CIA releases tens of thousands of docs captured in bin Laden raid
Tens of thousands of documents seized during the raid on Osama bin Laden's Abbottabad, Pakistan hideout in 2011, which resulted in the terrorist mastermind's death, were released by the CIA yesterday. The documents are a treasure trove of information about al-Qaeda and bin Laden's role in the terrorist group.
The agency made the documents available earlier to the Long War Journal's Bill Roggio and Thomas Joscelyn, who summarized the contents:
Al Qaeda has survived more than sixteen years of war. The group has failed to execute another 9/11-style attack inside the US, despite bin Laden's continued desire to bring mass terror to America's shores. Numerous plots have been thwarted by counterterrorism and intelligence professionals. And bin Laden's organization has suffered setbacks, including the loss of key leaders.
But al Qaeda has adapted and in some ways grown, spreading its insurgency footprint in countries where it had little to no capacity for operations in 2001. The newly-released files help to explain how al Qaeda groomed supporters everywhere from West Africa to South Asia.
Many of the talking points employed by the Obama administration about al-Qaeda proved, if not false, then certainly designed to give an inaccurate picture of the terrorist group. Far from being dead, AQ patiently built up numerous networks across the Middle East in the years following 9/11, and at the time of bin Laden's death, it was far larger than it was on 9/11.
The Abbottabad repository confirms that bin Laden was anything but retired when U.S. forces knocked down his door. He was not a mere figurehead. During the final months of his life, Osama bin Laden was communicating with subordinates around the globe. Recovered memos discuss the various committees and lieutenants who helped bin Laden manage his sprawling empire of terror.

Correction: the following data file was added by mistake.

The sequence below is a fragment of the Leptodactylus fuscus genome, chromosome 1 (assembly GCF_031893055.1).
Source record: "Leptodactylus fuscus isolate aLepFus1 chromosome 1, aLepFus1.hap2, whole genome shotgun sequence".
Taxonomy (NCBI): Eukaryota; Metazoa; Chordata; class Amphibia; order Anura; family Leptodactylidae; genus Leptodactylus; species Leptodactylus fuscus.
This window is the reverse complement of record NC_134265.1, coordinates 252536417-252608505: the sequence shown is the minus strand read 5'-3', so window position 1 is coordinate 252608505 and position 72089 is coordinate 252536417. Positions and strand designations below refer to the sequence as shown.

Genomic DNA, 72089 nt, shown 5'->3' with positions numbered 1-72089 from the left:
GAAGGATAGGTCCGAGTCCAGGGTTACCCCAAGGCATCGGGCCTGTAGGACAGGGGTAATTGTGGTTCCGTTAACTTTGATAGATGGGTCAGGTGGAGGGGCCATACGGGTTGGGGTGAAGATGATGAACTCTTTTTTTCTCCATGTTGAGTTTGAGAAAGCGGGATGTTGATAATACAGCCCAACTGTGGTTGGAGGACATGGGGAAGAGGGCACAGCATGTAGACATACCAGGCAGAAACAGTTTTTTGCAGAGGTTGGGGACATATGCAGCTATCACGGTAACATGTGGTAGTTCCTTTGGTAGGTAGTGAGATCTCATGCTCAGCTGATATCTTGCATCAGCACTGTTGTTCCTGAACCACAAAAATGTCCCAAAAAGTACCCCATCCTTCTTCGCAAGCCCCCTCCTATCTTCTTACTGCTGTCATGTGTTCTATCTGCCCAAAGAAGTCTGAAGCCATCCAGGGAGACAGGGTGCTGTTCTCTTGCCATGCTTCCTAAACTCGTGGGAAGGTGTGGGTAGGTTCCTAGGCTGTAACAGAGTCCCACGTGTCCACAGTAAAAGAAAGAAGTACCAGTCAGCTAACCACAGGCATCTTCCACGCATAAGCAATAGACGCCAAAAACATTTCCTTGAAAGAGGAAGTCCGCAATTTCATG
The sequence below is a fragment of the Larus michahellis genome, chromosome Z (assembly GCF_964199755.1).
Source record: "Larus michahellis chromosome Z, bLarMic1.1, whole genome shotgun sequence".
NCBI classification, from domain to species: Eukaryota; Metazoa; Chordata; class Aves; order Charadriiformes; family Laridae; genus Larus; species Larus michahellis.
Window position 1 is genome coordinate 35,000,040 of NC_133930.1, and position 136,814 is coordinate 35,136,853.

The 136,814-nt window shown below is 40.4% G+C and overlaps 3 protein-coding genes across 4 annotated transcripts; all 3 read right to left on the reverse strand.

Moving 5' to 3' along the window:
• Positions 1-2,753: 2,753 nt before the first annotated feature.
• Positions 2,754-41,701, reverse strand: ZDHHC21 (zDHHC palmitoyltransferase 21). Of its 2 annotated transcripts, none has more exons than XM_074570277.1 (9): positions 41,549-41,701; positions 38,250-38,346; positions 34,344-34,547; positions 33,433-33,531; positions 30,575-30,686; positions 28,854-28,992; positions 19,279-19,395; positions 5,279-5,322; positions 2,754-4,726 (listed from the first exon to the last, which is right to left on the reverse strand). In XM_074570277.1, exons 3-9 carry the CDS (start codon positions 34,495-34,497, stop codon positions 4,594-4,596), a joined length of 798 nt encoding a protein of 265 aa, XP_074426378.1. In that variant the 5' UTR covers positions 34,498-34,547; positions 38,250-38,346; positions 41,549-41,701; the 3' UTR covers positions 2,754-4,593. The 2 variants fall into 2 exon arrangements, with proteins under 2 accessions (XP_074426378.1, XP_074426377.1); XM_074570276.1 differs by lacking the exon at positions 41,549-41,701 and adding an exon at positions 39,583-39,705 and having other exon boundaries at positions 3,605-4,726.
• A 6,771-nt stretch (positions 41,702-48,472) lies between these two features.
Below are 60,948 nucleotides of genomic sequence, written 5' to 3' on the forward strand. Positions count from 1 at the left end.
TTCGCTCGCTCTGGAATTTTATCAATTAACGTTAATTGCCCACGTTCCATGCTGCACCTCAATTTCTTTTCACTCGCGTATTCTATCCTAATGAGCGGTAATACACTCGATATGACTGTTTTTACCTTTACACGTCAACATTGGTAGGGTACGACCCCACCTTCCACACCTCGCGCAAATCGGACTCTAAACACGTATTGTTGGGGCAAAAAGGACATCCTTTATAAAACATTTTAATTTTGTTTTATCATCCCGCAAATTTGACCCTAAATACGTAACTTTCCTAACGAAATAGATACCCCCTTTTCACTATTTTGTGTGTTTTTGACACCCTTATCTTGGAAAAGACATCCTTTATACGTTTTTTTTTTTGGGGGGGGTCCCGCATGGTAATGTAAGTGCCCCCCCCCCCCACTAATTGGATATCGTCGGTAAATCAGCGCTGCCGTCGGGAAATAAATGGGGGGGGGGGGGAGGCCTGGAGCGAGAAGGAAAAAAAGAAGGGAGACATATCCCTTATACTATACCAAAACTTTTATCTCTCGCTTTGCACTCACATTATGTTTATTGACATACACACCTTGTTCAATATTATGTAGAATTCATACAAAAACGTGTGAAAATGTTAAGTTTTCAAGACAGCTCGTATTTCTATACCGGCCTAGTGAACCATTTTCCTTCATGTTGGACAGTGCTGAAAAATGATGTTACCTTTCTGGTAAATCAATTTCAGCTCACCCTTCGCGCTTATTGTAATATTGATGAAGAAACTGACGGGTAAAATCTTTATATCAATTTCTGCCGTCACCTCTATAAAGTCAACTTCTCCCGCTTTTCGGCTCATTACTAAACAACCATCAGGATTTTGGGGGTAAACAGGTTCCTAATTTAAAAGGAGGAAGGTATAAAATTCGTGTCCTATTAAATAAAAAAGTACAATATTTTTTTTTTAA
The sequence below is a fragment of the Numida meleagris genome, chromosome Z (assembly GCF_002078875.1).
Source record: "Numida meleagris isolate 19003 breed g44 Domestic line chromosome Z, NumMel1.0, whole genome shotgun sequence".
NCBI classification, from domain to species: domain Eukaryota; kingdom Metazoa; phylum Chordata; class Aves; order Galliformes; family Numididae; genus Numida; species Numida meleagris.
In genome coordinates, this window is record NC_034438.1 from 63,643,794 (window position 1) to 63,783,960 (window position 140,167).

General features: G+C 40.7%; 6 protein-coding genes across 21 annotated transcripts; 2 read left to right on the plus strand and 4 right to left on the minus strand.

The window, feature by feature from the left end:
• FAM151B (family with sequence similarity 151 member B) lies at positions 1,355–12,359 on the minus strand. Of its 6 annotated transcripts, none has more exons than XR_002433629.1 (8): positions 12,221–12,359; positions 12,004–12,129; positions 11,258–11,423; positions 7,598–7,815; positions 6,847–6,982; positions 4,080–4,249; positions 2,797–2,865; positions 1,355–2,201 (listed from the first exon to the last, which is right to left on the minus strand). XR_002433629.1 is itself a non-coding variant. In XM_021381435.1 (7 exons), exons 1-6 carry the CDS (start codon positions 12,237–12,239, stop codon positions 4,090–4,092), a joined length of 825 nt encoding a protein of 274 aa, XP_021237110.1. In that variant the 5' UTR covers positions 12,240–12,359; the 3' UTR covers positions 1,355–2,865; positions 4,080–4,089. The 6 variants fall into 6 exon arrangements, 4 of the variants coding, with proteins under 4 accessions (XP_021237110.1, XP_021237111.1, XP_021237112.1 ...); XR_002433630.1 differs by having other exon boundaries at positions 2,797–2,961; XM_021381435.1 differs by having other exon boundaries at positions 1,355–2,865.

In fact, al Qaeda's network was a great deal more cohesive than was widely suspected in May 2011. Groups such as Al Qaeda in the Arabian Peninsula (AQAP), Al Qaeda in the Islamic Maghreb (AQIM), and Shabaab (in Somalia) regularly sought and received the al Qaeda master's direction. Other organizations, such as the Pakistani Taliban, are featured throughout the documents as well. And al Qaeda continued to maintain a significant footprint inside Afghanistan, relocating personnel to the country in 2010 and fighting alongside the Taliban.
Bin Laden wasn't always pleased with the course his subordinates pursued and his men debated a variety of matters internally. The al Qaeda master sometimes instructed his followers to hide their allegiance to him, calculating that it would cause additional problems if their fealty was acknowledged. The al Qaeda founder also viewed the world through a conspiratorial lens, often misjudging his main adversary: America.
Perhaps of most interest is AQ's relationship with Iran.
One never-before-seen 19-page document contains a senior jihadist's assessment of the group's relationship with Iran. The author explains that Iran offered some "Saudi brothers" in al Qaeda "everything they needed," including "money, arms" and "training in Hezbollah camps in Lebanon, in exchange for striking American interests in Saudi Arabia and the Gulf." Iranian intelligence facilitated the travel of some operatives with visas, while sheltering others. Abu Hafs al-Mauritani, an influential ideologue prior to 9/11, helped negotiate a safe haven for his jihadi comrades inside Iran. But the author of the file, who is clearly well-connected, indicates that al Qaeda's men violated the terms of the agreement and Iran eventually cracked down on the Sunni jihadists' network, detaining some personnel. Still, the author explains that al Qaeda is not at war with Iran and some of their "interests intersect," especially when it comes to being an "enemy of America."